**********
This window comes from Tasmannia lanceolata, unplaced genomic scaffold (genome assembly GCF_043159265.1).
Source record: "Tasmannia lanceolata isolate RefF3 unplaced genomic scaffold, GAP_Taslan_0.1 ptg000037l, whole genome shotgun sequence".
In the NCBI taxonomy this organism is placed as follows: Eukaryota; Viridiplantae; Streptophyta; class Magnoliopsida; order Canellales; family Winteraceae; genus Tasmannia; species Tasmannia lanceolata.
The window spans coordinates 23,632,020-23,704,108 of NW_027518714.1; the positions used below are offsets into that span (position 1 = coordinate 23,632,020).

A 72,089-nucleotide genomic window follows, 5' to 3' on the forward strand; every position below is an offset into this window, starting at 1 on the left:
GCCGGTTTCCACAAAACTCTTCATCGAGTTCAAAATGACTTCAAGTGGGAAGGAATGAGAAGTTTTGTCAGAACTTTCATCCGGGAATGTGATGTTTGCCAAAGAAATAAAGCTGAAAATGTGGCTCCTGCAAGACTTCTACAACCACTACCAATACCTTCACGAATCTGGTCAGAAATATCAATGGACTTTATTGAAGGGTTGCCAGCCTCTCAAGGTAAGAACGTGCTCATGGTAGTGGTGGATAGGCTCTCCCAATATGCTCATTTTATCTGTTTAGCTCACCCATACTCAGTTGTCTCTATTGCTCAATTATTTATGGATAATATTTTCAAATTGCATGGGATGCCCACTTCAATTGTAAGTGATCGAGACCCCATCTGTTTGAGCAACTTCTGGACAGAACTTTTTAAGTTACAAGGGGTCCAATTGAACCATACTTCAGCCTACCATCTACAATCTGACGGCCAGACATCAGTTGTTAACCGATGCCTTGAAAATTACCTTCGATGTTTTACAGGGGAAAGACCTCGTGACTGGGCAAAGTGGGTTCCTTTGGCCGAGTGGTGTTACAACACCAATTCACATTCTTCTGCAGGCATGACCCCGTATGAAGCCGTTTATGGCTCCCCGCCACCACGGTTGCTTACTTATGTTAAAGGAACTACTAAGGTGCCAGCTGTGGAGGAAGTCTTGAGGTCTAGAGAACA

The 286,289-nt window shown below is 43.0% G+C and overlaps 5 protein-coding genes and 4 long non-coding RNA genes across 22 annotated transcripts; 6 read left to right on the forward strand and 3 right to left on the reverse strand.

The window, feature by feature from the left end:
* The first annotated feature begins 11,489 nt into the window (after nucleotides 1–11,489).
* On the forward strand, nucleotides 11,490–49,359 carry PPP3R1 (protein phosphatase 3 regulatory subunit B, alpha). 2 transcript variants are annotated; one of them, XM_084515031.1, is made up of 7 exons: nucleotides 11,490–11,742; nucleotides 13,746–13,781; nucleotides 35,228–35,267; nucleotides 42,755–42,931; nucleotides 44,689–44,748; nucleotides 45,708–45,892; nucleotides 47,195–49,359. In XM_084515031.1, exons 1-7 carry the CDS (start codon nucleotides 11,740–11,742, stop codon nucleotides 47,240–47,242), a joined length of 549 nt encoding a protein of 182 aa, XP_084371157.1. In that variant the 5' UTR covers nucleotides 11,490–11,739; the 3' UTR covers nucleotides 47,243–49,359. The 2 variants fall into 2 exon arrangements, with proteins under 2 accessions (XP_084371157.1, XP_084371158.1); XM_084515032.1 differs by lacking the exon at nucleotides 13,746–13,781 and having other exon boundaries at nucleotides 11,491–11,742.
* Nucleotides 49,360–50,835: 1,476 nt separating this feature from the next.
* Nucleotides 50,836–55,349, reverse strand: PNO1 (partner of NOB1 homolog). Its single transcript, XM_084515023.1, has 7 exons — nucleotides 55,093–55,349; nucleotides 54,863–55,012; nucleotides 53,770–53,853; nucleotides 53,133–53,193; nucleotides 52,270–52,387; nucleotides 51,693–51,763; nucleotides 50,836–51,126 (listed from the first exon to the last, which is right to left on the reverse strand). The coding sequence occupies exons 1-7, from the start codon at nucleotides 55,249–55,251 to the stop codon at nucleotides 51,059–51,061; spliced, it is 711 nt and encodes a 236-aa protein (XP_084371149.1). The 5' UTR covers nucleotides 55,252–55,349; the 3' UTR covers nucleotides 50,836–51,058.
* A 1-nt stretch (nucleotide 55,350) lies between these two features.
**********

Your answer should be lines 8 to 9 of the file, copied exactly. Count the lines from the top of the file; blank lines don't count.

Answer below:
The window, feature by feature from the left end:
* The first annotated feature begins 11,489 nt into the window (after nucleotides 1–11,489).